Two recent deaths related to agriculture in Wisconsin have raised awareness about a very specific danger on farms. The danger is related to the storage of manure, and the risks of exposure to the toxic fumes associated with this process can be illness or even death.
It’s a common practice on Wisconsin farms to store animal manure in large pits or tanks. The manure might sit throughout the year or season in these storage areas before it is removed either to make room for more manure or to fertilize fields for new planting in the spring. The autumn months are a time when this manure is removed from storage, because farmers cover the fields in it after they have harvested grains or vegetables growing there.
As the manure sits in these tanks or pits, it undergoes an anaerobic process that generates up to 200 types of gases. Among the fumes generated are methane, ammonia, carbon dioxide and hydrogen sulfide. In sort, the manure creates a very toxic, thick cloud and is almost devoid of oxygen. The gases are also heavier than air, so they tend to settle in lower areas of tanks or storage areas, which experts say can present risks especially to children.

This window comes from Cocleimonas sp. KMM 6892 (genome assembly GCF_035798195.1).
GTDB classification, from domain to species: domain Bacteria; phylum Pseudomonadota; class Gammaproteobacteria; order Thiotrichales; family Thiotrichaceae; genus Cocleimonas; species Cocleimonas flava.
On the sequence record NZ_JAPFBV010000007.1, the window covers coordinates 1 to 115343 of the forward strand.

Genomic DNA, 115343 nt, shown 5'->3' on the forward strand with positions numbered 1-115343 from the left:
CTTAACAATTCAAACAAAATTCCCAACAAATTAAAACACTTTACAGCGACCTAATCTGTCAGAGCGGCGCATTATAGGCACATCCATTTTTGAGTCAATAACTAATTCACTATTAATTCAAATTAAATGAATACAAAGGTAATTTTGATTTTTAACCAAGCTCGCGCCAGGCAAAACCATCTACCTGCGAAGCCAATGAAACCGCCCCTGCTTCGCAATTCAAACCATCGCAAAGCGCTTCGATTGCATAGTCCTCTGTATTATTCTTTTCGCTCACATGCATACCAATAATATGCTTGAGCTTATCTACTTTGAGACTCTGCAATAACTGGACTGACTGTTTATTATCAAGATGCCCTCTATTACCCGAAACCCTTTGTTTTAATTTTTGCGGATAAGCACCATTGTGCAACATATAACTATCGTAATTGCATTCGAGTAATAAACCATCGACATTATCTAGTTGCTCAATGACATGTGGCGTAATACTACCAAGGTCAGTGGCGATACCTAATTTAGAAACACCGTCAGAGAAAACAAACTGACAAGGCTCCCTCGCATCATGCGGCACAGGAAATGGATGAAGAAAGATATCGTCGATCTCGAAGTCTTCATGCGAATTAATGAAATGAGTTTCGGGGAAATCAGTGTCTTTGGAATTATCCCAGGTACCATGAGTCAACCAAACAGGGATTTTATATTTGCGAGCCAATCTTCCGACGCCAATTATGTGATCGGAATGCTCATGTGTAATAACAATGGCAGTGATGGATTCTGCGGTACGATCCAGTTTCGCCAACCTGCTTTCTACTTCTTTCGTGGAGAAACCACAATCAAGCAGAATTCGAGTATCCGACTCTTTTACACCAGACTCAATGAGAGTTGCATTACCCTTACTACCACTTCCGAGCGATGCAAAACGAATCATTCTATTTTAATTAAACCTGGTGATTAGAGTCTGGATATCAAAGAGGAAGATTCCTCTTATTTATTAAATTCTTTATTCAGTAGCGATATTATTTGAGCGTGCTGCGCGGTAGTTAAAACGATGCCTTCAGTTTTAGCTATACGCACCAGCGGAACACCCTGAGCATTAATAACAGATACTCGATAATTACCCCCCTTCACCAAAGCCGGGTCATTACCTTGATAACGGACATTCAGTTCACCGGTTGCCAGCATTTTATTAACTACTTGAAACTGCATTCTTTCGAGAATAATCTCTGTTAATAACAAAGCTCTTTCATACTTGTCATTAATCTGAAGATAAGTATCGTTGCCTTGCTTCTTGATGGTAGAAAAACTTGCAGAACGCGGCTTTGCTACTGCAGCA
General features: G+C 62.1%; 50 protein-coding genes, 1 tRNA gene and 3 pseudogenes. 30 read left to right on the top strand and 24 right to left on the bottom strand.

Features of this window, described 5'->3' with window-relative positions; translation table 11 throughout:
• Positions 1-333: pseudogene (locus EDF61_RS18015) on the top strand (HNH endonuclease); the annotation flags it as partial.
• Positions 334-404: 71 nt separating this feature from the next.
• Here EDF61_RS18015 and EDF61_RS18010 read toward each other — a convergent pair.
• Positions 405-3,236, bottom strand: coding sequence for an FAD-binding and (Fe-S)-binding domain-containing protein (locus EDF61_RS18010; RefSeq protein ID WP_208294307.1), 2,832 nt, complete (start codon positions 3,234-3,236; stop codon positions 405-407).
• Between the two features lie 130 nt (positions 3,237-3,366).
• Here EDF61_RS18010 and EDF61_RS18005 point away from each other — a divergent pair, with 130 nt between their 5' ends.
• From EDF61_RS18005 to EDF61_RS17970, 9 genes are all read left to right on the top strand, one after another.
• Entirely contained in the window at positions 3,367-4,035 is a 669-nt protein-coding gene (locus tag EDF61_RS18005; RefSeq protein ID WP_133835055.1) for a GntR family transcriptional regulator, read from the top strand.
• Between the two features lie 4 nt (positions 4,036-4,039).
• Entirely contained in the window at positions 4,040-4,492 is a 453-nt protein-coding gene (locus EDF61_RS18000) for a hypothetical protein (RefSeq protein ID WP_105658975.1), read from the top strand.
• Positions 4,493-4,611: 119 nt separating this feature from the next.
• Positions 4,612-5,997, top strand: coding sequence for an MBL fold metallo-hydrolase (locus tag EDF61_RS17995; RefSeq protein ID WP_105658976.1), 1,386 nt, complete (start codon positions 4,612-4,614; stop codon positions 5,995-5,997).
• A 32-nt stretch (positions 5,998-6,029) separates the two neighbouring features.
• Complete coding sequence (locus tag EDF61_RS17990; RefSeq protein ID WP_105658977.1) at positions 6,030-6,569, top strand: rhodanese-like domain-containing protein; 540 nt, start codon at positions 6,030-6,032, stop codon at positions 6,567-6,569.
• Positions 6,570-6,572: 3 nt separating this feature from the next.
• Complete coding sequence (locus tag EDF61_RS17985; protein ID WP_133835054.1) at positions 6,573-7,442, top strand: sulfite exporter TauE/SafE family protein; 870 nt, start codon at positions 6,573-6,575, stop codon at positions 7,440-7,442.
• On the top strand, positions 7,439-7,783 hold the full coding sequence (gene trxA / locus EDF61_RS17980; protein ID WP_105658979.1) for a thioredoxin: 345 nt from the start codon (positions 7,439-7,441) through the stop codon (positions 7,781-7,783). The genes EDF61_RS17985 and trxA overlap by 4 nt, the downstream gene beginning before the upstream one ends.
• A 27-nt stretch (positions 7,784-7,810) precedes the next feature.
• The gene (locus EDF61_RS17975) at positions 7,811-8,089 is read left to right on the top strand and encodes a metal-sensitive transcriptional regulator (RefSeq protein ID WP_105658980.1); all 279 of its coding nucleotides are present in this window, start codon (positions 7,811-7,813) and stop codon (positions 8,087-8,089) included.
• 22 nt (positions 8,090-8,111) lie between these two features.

These fumes have resulted in the deaths of two farmers in the past couple of months. One 29-year-old and one 16-year-old, both working on separate farms, died from suffocation after being exposed to these toxic fumes.
Experts say that farm workers should assume confined spaces are unsafe and use appropriate safety precautions, including air masks. If you are an employee in the agriculture industry and you are exposed to such toxic fumes, any resulting injuries might be covered by workers’ compensation. Consider reaching out to an experienced workplace injury lawyer to find out more about your options.
Source: Wisconsin State Farmer, “Fatal fumes lurk in manure storage facilities,” Colleen Kottke, Sep. 21, 2016